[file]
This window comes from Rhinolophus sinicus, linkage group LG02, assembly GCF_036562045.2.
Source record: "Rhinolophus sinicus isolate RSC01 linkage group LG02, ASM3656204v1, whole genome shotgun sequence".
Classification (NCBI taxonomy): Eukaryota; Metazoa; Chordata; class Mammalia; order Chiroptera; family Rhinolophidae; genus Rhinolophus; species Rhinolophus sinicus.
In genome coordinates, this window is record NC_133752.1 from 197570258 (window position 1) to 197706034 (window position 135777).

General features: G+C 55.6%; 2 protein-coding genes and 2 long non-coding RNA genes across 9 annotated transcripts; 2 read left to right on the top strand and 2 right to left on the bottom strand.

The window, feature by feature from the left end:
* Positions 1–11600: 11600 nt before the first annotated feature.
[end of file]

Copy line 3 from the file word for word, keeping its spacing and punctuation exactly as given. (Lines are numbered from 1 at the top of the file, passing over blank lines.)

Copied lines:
Classification (NCBI taxonomy): Eukaryota; Metazoa; Chordata; class Mammalia; order Chiroptera; family Rhinolophidae; genus Rhinolophus; species Rhinolophus sinicus.